William Blake Analysis Essay

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Danielle Rose English 192 Prof. J Perl William Blake Like so many before and after him, Blake falls into the category of artists whose creative genius went unaddressed in their own lifetime. It was only after his death that the broad scope of his literary and artistic aptitude was acknowledged. But his scathing social critiques and insights into the nature of the human psyche are made no less relevant by their time spent in obscurity. Chronological analysis of a set of Blake poems, “The Lamb”, “The Tyger” and “Jerusalem” reveal the deeply relevant insights that Blake failed to impress upon the people of his own time. In the poem “The Lamb”, a child asks a lamb who it was that made him, with the unassuming naiveté so particular to children. The…show more content…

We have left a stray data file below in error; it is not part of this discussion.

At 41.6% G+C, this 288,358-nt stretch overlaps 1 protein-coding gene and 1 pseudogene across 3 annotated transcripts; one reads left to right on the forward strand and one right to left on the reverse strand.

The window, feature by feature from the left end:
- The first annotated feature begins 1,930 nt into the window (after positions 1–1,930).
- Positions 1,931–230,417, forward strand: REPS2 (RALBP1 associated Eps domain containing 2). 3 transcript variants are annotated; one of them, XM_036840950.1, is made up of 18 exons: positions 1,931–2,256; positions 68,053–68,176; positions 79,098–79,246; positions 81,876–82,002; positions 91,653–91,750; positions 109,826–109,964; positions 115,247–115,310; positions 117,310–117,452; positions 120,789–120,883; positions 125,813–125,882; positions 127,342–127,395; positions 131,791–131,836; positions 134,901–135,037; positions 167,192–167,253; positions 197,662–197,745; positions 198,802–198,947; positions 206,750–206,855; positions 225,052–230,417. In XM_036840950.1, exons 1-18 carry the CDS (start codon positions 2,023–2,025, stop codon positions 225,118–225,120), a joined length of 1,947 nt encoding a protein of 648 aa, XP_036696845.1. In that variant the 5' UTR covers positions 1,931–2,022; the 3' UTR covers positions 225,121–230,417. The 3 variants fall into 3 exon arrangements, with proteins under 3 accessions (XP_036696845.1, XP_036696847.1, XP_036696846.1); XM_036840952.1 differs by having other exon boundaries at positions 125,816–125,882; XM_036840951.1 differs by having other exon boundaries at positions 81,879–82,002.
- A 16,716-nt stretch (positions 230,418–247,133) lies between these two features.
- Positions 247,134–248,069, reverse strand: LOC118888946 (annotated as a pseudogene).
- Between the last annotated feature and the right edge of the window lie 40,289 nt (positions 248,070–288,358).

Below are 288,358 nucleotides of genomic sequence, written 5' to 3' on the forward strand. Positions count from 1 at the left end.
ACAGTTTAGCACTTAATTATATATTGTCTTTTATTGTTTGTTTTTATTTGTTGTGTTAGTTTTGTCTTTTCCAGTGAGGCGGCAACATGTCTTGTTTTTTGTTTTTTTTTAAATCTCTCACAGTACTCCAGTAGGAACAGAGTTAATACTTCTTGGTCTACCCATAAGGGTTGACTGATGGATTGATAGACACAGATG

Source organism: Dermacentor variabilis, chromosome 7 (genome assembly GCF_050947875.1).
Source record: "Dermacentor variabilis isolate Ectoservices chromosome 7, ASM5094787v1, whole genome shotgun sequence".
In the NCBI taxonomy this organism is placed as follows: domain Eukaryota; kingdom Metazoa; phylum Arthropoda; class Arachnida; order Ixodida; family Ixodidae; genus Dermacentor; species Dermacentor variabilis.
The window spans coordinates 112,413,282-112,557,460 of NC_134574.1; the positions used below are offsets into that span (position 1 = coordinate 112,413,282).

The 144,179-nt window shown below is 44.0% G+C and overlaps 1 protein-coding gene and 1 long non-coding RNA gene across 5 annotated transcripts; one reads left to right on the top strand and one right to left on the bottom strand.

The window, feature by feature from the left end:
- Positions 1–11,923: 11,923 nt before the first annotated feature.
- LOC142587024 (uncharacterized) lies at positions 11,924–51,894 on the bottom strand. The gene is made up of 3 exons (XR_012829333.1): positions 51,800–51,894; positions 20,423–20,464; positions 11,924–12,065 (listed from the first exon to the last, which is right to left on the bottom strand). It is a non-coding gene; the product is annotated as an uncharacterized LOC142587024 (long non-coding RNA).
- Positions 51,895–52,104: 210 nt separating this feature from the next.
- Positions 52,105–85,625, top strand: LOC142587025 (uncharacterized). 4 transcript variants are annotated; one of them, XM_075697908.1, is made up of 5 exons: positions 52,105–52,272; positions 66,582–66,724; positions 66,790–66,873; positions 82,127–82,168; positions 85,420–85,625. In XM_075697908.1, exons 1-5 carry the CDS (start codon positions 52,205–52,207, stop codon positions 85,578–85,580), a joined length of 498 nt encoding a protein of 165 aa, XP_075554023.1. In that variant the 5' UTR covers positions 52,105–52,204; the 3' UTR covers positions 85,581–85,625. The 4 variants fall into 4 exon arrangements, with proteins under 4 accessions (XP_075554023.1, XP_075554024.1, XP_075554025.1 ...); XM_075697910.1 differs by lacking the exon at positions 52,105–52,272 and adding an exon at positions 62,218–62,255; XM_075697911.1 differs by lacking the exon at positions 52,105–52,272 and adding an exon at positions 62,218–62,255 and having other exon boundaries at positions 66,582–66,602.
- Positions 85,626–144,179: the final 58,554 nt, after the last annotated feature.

The innocence poems were the products of a mind in a state of innocence and of an imagination unstained by strains of worldliness. Public events and private emotions soon converted Innocence into Experience, producing Blake’s preoccupation with the problem of Good and Evil. This, with his feelings of indignation and pity for the sufferings of mankind as he saw them in the streets of London, resulted in his composing the second set.” Whether Blake’s intentions for Experience were already present during his composition of Innocence or were a later stroke of inspiration, the message of inevitable corruption and the scathing social critique are just as relevant. “The Lamb” is the natural state into which we are born, childish innocent and virtuous. But in a society strife with corruption, social injustices and moral oppression, time will take its toll, stripping away much of the innocence, leaving in its stead the cynical disenchantment of experience, as found in “The

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